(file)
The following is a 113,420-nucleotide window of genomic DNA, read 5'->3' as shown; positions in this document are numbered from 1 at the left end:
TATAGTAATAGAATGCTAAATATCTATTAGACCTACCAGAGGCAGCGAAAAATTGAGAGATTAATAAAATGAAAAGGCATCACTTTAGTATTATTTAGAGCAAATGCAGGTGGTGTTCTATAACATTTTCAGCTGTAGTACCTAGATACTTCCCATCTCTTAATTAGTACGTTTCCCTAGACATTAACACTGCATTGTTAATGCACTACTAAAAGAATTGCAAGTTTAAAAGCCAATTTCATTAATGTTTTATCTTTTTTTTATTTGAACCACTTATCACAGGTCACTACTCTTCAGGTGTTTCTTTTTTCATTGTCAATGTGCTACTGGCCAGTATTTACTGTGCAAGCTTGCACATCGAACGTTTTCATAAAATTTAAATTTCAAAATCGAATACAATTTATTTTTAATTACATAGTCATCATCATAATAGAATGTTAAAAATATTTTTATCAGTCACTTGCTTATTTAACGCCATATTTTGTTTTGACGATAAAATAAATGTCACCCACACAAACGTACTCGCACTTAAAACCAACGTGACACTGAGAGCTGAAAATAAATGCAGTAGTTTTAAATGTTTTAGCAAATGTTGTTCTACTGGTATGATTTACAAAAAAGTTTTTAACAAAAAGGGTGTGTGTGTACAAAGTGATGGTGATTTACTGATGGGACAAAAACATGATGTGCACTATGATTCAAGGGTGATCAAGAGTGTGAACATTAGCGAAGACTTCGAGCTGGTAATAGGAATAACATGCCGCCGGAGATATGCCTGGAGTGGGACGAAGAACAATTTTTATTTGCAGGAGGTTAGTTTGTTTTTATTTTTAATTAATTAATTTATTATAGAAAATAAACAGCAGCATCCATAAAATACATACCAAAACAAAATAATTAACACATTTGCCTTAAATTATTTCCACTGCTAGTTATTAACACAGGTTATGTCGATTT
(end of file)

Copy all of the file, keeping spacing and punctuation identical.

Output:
The following is a 113,420-nucleotide window of genomic DNA, read 5'->3' as shown; positions in this document are numbered from 1 at the left end:
TATAGTAATAGAATGCTAAATATCTATTAGACCTACCAGAGGCAGCGAAAAATTGAGAGATTAATAAAATGAAAAGGCATCACTTTAGTATTATTTAGAGCAAATGCAGGTGGTGTTCTATAACATTTTCAGCTGTAGTACCTAGATACTTCCCATCTCTTAATTAGTACGTTTCCCTAGACATTAACACTGCATTGTTAATGCACTACTAAAAGAATTGCAAGTTTAAAAGCCAATTTCATTAATGTTTTATCTTTTTTTTATTTGAACCACTTATCACAGGTCACTACTCTTCAGGTGTTTCTTTTTTCATTGTCAATGTGCTACTGGCCAGTATTTACTGTGCAAGCTTGCACATCGAACGTTTTCATAAAATTTAAATTTCAAAATCGAATACAATTTATTTTTAATTACATAGTCATCATCATAATAGAATGTTAAAAATATTTTTATCAGTCACTTGCTTATTTAACGCCATATTTTGTTTTGACGATAAAATAAATGTCACCCACACAAACGTACTCGCACTTAAAACCAACGTGACACTGAGAGCTGAAAATAAATGCAGTAGTTTTAAATGTTTTAGCAAATGTTGTTCTACTGGTATGATTTACAAAAAAGTTTTTAACAAAAAGGGTGTGTGTGTACAAAGTGATGGTGATTTACTGATGGGACAAAAACATGATGTGCACTATGATTCAAGGGTGATCAAGAGTGTGAACATTAGCGAAGACTTCGAGCTGGTAATAGGAATAACATGCCGCCGGAGATATGCCTGGAGTGGGACGAAGAACAATTTTTATTTGCAGGAGGTTAGTTTGTTTTTATTTTTAATTAATTAATTTATTATAGAAAATAAACAGCAGCATCCATAAAATACATACCAAAACAAAATAATTAACACATTTGCCTTAAATTATTTCCACTGCTAGTTATTAACACAGGTTATGTCGATTT